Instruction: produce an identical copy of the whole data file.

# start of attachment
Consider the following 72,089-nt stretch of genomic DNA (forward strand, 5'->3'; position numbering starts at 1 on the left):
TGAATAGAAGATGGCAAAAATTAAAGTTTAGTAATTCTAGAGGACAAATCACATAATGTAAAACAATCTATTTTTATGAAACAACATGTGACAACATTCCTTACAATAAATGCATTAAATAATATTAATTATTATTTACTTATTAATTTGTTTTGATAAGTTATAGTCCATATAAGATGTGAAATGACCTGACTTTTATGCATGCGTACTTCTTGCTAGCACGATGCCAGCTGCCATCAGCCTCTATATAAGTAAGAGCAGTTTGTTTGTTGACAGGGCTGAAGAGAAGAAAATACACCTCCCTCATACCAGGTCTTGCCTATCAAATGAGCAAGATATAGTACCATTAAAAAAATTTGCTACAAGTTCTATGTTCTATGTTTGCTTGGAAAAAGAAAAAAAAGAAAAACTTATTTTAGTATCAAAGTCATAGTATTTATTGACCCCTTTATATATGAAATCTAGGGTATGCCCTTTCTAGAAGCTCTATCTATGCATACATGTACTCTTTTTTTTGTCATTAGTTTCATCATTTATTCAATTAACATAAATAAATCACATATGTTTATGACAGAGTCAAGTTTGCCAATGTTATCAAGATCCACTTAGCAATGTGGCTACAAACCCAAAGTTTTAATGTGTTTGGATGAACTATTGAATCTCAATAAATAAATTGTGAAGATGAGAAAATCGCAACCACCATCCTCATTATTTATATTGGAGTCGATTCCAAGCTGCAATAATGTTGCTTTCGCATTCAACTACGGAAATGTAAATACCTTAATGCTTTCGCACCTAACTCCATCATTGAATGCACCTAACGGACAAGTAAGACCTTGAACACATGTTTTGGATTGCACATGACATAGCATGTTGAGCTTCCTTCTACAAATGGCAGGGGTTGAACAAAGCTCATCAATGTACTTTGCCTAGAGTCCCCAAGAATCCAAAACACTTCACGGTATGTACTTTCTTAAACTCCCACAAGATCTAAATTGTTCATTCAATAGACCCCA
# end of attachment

Consider the following 72,089-nt stretch of genomic DNA (forward strand, 5'->3'; position numbering starts at 1 on the left):
TGAATAGAAGATGGCAAAAATTAAAGTTTAGTAATTCTAGAGGACAAATCACATAATGTAAAACAATCTATTTTTATGAAACAACATGTGACAACATTCCTTACAATAAATGCATTAAATAATATTAATTATTATTTACTTATTAATTTGTTTTGATAAGTTATAGTCCATATAAGATGTGAAATGACCTGACTTTTATGCATGCGTACTTCTTGCTAGCACGATGCCAGCTGCCATCAGCCTCTATATAAGTAAGAGCAGTTTGTTTGTTGACAGGGCTGAAGAGAAGAAAATACACCTCCCTCATACCAGGTCTTGCCTATCAAATGAGCAAGATATAGTACCATTAAAAAAATTTGCTACAAGTTCTATGTTCTATGTTTGCTTGGAAAAAGAAAAAAAAGAAAAACTTATTTTAGTATCAAAGTCATAGTATTTATTGACCCCTTTATATATGAAATCTAGGGTATGCCCTTTCTAGAAGCTCTATCTATGCATACATGTACTCTTTTTTTTGTCATTAGTTTCATCATTTATTCAATTAACATAAATAAATCACATATGTTTATGACAGAGTCAAGTTTGCCAATGTTATCAAGATCCACTTAGCAATGTGGCTACAAACCCAAAGTTTTAATGTGTTTGGATGAACTATTGAATCTCAATAAATAAATTGTGAAGATGAGAAAATCGCAACCACCATCCTCATTATTTATATTGGAGTCGATTCCAAGCTGCAATAATGTTGCTTTCGCATTCAACTACGGAAATGTAAATACCTTAATGCTTTCGCACCTAACTCCATCATTGAATGCACCTAACGGACAAGTAAGACCTTGAACACATGTTTTGGATTGCACATGACATAGCATGTTGAGCTTCCTTCTACAAATGGCAGGGGTTGAACAAAGCTCATCAATGTACTTTGCCTAGAGTCCCCAAGAATCCAAAACACTTCACGGTATGTACTTTCTTAAACTCCCACAAGATCTAAATTGTTCATTCAATAGACCCCA